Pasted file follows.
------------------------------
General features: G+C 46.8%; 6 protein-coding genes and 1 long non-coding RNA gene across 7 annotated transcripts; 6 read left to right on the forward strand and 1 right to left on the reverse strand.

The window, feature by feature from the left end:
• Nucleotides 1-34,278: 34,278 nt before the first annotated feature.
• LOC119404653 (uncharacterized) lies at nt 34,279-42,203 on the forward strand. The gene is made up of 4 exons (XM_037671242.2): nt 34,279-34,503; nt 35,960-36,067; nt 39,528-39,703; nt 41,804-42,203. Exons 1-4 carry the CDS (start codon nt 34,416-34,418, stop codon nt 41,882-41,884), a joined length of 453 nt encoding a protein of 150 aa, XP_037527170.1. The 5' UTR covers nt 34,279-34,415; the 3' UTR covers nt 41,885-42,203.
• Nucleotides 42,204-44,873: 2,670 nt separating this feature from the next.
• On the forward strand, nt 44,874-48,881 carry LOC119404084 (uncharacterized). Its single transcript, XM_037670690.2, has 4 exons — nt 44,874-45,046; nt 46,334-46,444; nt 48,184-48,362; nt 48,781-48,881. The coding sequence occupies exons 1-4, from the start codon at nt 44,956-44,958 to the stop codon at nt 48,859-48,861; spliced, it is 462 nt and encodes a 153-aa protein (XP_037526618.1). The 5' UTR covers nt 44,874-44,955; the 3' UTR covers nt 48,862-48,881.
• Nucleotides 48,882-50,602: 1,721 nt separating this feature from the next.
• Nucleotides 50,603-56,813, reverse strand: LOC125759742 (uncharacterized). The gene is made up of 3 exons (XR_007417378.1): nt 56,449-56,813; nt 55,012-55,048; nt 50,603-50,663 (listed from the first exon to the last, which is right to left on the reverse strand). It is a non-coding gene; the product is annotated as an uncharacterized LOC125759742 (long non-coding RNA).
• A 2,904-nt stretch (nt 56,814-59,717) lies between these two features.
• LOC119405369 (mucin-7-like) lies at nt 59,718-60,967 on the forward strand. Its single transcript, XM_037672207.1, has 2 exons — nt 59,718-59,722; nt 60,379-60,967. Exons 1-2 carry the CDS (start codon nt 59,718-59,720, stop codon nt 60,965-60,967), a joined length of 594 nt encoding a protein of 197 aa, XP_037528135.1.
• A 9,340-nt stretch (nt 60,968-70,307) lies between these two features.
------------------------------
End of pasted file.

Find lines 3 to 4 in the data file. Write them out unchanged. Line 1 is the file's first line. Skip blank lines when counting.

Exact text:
• Nucleotides 1-34,278: 34,278 nt before the first annotated feature.
• LOC119404653 (uncharacterized) lies at nt 34,279-42,203 on the forward strand. The gene is made up of 4 exons (XM_037671242.2): nt 34,279-34,503; nt 35,960-36,067; nt 39,528-39,703; nt 41,804-42,203. Exons 1-4 carry the CDS (start codon nt 34,416-34,418, stop codon nt 41,882-41,884), a joined length of 453 nt encoding a protein of 150 aa, XP_037527170.1. The 5' UTR covers nt 34,279-34,415; the 3' UTR covers nt 41,885-42,203.